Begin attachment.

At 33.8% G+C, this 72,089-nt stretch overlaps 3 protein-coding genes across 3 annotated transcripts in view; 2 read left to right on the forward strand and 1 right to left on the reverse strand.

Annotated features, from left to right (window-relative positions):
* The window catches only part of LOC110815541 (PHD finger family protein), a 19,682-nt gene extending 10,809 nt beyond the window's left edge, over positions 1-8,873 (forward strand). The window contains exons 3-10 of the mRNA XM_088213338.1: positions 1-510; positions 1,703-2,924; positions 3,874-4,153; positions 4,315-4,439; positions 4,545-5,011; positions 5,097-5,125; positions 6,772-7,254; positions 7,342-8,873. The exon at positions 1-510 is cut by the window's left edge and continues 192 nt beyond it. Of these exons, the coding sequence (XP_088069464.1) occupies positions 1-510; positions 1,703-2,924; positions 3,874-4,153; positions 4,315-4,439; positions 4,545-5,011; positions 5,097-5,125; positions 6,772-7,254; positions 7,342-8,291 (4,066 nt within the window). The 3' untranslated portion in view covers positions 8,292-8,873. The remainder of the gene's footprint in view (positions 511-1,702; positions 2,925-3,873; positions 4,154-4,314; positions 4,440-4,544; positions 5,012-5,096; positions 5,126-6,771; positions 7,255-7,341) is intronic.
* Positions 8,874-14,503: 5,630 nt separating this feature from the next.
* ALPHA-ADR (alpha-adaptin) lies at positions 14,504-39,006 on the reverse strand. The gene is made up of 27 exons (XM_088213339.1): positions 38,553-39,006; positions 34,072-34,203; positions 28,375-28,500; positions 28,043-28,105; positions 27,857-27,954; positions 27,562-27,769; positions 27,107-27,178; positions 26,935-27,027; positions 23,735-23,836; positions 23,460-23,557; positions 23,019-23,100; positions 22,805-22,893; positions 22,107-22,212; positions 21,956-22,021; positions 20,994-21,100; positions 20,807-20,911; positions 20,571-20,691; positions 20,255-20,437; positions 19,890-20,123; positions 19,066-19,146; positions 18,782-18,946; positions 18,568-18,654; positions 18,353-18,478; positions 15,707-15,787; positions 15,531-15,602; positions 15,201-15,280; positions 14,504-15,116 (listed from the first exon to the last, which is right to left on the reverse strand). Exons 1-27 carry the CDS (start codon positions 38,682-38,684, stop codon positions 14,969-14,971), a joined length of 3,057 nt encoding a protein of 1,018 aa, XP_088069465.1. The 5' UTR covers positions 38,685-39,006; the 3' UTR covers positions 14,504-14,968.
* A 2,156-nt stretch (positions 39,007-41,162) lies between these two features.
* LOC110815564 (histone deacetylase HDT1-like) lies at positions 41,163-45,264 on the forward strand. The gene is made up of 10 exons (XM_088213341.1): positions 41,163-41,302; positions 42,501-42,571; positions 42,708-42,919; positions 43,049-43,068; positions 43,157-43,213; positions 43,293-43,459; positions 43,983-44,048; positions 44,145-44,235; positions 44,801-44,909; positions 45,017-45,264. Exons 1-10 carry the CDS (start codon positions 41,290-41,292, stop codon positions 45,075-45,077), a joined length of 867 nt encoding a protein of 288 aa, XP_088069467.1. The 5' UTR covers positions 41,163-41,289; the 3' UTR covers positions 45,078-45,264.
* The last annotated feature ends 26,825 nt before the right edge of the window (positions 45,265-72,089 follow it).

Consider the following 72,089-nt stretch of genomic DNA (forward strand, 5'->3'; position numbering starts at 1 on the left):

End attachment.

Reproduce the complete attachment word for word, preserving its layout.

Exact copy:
At 33.8% G+C, this 72,089-nt stretch overlaps 3 protein-coding genes across 3 annotated transcripts in view; 2 read left to right on the forward strand and 1 right to left on the reverse strand.

Annotated features, from left to right (window-relative positions):
* The window catches only part of LOC110815541 (PHD finger family protein), a 19,682-nt gene extending 10,809 nt beyond the window's left edge, over positions 1-8,873 (forward strand). The window contains exons 3-10 of the mRNA XM_088213338.1: positions 1-510; positions 1,703-2,924; positions 3,874-4,153; positions 4,315-4,439; positions 4,545-5,011; positions 5,097-5,125; positions 6,772-7,254; positions 7,342-8,873. The exon at positions 1-510 is cut by the window's left edge and continues 192 nt beyond it. Of these exons, the coding sequence (XP_088069464.1) occupies positions 1-510; positions 1,703-2,924; positions 3,874-4,153; positions 4,315-4,439; positions 4,545-5,011; positions 5,097-5,125; positions 6,772-7,254; positions 7,342-8,291 (4,066 nt within the window). The 3' untranslated portion in view covers positions 8,292-8,873. The remainder of the gene's footprint in view (positions 511-1,702; positions 2,925-3,873; positions 4,154-4,314; positions 4,440-4,544; positions 5,012-5,096; positions 5,126-6,771; positions 7,255-7,341) is intronic.
* Positions 8,874-14,503: 5,630 nt separating this feature from the next.
* ALPHA-ADR (alpha-adaptin) lies at positions 14,504-39,006 on the reverse strand. The gene is made up of 27 exons (XM_088213339.1): positions 38,553-39,006; positions 34,072-34,203; positions 28,375-28,500; positions 28,043-28,105; positions 27,857-27,954; positions 27,562-27,769; positions 27,107-27,178; positions 26,935-27,027; positions 23,735-23,836; positions 23,460-23,557; positions 23,019-23,100; positions 22,805-22,893; positions 22,107-22,212; positions 21,956-22,021; positions 20,994-21,100; positions 20,807-20,911; positions 20,571-20,691; positions 20,255-20,437; positions 19,890-20,123; positions 19,066-19,146; positions 18,782-18,946; positions 18,568-18,654; positions 18,353-18,478; positions 15,707-15,787; positions 15,531-15,602; positions 15,201-15,280; positions 14,504-15,116 (listed from the first exon to the last, which is right to left on the reverse strand). Exons 1-27 carry the CDS (start codon positions 38,682-38,684, stop codon positions 14,969-14,971), a joined length of 3,057 nt encoding a protein of 1,018 aa, XP_088069465.1. The 5' UTR covers positions 38,685-39,006; the 3' UTR covers positions 14,504-14,968.
* A 2,156-nt stretch (positions 39,007-41,162) lies between these two features.
* LOC110815564 (histone deacetylase HDT1-like) lies at positions 41,163-45,264 on the forward strand. The gene is made up of 10 exons (XM_088213341.1): positions 41,163-41,302; positions 42,501-42,571; positions 42,708-42,919; positions 43,049-43,068; positions 43,157-43,213; positions 43,293-43,459; positions 43,983-44,048; positions 44,145-44,235; positions 44,801-44,909; positions 45,017-45,264. Exons 1-10 carry the CDS (start codon positions 41,290-41,292, stop codon positions 45,075-45,077), a joined length of 867 nt encoding a protein of 288 aa, XP_088069467.1. The 5' UTR covers positions 41,163-41,289; the 3' UTR covers positions 45,078-45,264.
* The last annotated feature ends 26,825 nt before the right edge of the window (positions 45,265-72,089 follow it).

Consider the following 72,089-nt stretch of genomic DNA (forward strand, 5'->3'; position numbering starts at 1 on the left):